Peripheral nerve injuries annually affect hundreds of thousands of people globally. Current treatments like the gold standard autograft and commercially available nerve guide conduits (NGC) are insufficient to repair long gap peripheral nerve injuries. NGCs can aid recovery but lack key microenvironment cues that promote nerve regeneration. We hypothesized that providing topographical, mechanical, and electrical guidance cues through a nanofibrous composite biopolymer would result in improved neuron growth metrics using an in vitro model. We embedded hydrophilic carbon nanotubes (CNT) within hyaluronic acid (HA) nanofibers by electrospinning. The aims of this study were (1) to define the topographical, nanomechanical, and electrochemical material properties of HA-CNT nanofibers and (2) to determine the electrical stimulus parameters required to elicit increased neurite outgrowth on our nanofibrous scaffold.
Mechanical properties were evaluated under physiological conditions using nanofiber samples hydrated to equilibrium. Local elastic modulus was measured by fitting atomic force microscopy quantitative nanomechanical mapping data to the Sneddon model. The mean and standard error for Local Young's modulus was 74.93±12.6 kPa for HA nanofibers and 174.85±31.9 kPa for HA-CNT nanofibers. The electrochemical characterization performed was electrical impedance spectroscopy (EIS) and cyclic voltammetry (CV). Conductivity and charge storage capacity of HA-CNT nanofibers were significantly increased. EIS resulted in a decreased resistance to current flow by a factor of 1.7 at 20 Hz and 1.2 at 1kHz. CV revealed a 2.1-fold increase in specific capacitance (mF/cm2) of HA-CNT relative to HA nanofibers.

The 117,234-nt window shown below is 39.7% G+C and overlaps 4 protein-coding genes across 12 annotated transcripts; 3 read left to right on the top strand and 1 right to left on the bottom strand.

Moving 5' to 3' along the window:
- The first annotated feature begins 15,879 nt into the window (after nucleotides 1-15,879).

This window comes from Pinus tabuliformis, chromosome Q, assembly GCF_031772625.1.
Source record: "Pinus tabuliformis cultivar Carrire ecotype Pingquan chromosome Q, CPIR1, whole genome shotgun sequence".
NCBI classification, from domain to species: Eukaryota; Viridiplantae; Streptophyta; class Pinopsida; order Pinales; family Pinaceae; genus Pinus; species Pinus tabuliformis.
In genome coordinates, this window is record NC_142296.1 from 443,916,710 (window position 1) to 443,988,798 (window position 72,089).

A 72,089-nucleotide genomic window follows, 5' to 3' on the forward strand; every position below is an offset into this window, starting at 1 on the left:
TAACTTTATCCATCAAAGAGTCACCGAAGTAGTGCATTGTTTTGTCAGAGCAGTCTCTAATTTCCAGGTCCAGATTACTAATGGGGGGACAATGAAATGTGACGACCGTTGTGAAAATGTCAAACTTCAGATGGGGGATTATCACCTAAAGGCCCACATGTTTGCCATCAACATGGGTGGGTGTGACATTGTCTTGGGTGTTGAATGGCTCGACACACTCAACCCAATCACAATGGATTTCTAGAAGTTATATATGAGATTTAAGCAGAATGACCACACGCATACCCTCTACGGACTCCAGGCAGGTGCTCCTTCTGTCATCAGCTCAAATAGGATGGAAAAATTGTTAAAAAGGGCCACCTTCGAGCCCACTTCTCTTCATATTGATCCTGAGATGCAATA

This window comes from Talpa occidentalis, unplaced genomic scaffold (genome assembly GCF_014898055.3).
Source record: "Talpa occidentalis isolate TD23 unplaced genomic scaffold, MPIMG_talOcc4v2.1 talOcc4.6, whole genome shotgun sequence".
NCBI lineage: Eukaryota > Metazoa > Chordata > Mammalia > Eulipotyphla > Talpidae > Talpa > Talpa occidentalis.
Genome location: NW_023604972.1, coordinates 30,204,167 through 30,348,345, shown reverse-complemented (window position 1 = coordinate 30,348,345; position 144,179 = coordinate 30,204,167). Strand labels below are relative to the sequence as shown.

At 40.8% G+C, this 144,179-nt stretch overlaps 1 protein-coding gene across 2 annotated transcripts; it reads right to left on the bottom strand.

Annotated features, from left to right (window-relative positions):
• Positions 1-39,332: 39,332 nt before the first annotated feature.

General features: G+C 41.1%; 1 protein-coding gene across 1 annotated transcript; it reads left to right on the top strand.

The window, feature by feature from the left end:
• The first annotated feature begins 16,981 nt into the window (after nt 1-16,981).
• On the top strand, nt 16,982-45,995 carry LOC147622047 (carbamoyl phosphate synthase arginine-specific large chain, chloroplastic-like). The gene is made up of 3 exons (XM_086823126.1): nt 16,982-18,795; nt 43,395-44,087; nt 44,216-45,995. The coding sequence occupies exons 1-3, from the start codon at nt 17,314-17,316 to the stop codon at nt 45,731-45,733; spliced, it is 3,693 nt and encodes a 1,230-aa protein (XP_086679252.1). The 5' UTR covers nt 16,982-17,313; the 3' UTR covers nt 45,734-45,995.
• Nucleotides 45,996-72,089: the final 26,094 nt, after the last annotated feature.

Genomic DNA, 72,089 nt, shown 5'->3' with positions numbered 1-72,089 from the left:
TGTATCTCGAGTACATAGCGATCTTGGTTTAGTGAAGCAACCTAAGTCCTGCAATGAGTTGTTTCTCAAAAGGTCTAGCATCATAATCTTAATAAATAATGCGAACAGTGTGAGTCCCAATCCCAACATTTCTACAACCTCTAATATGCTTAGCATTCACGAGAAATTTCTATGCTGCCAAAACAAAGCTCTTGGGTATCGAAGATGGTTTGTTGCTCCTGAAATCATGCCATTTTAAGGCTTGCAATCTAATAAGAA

Chick dorsal root ganglia neurons grown on HA or HA-CNT substrates for 24h were either unstimulated or stimulated at 20Hz for 30min or 60min using a charge balanced 150, 200, or 250mV/mm square wave. Neuron outgrowth after 72h was significantly longer on HA-CNT substrates electrically stimulated for 60min at all stimulus amplitudes versus all other groups (p < 0.01). Significant effects of fiber type, time, and stimulus amplitude were also observed when measuring neuron viability. This study demonstrates the potential of combining electrical stimulation with material based repair strategies for neural regeneration. Further, the results contribute to defining the electrical stimulus parameters necessary for regeneration in the peripheral nerve environment. Incorporating well-dispersed hydrophilic CNTs in HA nanofibers significantly enhances neural regeneration following electrical stimulation in vitro. Future work encompasses characterizing glial responses to electrical stimulation including electrophysiological calcium imaging assays to elucidate the governing molecular mechanisms for both neuronal and glial behavior.
|Advisor:||Sundararaghavan, Harini G.|
|Commitee:||Cheng, Mark Ming-Cheng, Matthew, Howard W.T., Ren, Wei-Ping|
|School:||Wayne State University|
|School Location:||United States -- Michigan|
|Source:||DAI-B 80/02(E), Dissertation Abstracts International|
|Subjects:||Biomedical engineering, Biomechanics, Materials science|
|Keywords:||Biomaterial, Carbon nanotubes, Conductive nanofibers, Hyaluronic acid, Neurons, Tissue engineering|
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